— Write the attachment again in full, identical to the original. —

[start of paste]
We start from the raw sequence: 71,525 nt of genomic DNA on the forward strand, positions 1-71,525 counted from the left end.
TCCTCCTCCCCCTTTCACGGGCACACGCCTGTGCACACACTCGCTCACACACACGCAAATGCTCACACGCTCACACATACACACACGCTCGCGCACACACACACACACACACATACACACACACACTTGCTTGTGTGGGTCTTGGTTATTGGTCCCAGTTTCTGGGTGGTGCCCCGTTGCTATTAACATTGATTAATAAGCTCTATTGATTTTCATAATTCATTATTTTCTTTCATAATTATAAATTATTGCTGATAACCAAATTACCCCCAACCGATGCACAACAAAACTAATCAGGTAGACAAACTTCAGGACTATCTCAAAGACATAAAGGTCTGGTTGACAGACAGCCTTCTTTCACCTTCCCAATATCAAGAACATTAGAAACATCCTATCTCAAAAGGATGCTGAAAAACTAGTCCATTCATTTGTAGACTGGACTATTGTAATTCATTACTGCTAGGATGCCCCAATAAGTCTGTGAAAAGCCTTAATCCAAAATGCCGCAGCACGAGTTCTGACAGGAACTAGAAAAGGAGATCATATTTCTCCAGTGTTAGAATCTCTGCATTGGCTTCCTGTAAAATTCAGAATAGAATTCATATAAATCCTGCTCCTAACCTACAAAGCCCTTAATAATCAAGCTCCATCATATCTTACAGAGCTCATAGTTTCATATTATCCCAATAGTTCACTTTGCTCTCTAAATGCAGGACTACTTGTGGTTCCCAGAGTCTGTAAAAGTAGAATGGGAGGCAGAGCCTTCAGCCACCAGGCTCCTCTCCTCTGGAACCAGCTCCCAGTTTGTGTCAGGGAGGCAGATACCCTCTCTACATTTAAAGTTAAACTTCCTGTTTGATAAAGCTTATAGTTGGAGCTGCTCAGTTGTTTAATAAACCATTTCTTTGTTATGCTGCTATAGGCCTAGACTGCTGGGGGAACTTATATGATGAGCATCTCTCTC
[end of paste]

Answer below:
We start from the raw sequence: 71,525 nt of genomic DNA on the forward strand, positions 1-71,525 counted from the left end.
TCCTCCTCCCCCTTTCACGGGCACACGCCTGTGCACACACTCGCTCACACACACGCAAATGCTCACACGCTCACACATACACACACGCTCGCGCACACACACACACACACACATACACACACACACTTGCTTGTGTGGGTCTTGGTTATTGGTCCCAGTTTCTGGGTGGTGCCCCGTTGCTATTAACATTGATTAATAAGCTCTATTGATTTTCATAATTCATTATTTTCTTTCATAATTATAAATTATTGCTGATAACCAAATTACCCCCAACCGATGCACAACAAAACTAATCAGGTAGACAAACTTCAGGACTATCTCAAAGACATAAAGGTCTGGTTGACAGACAGCCTTCTTTCACCTTCCCAATATCAAGAACATTAGAAACATCCTATCTCAAAAGGATGCTGAAAAACTAGTCCATTCATTTGTAGACTGGACTATTGTAATTCATTACTGCTAGGATGCCCCAATAAGTCTGTGAAAAGCCTTAATCCAAAATGCCGCAGCACGAGTTCTGACAGGAACTAGAAAAGGAGATCATATTTCTCCAGTGTTAGAATCTCTGCATTGGCTTCCTGTAAAATTCAGAATAGAATTCATATAAATCCTGCTCCTAACCTACAAAGCCCTTAATAATCAAGCTCCATCATATCTTACAGAGCTCATAGTTTCATATTATCCCAATAGTTCACTTTGCTCTCTAAATGCAGGACTACTTGTGGTTCCCAGAGTCTGTAAAAGTAGAATGGGAGGCAGAGCCTTCAGCCACCAGGCTCCTCTCCTCTGGAACCAGCTCCCAGTTTGTGTCAGGGAGGCAGATACCCTCTCTACATTTAAAGTTAAACTTCCTGTTTGATAAAGCTTATAGTTGGAGCTGCTCAGTTGTTTAATAAACCATTTCTTTGTTATGCTGCTATAGGCCTAGACTGCTGGGGGAACTTATATGATGAGCATCTCTCTC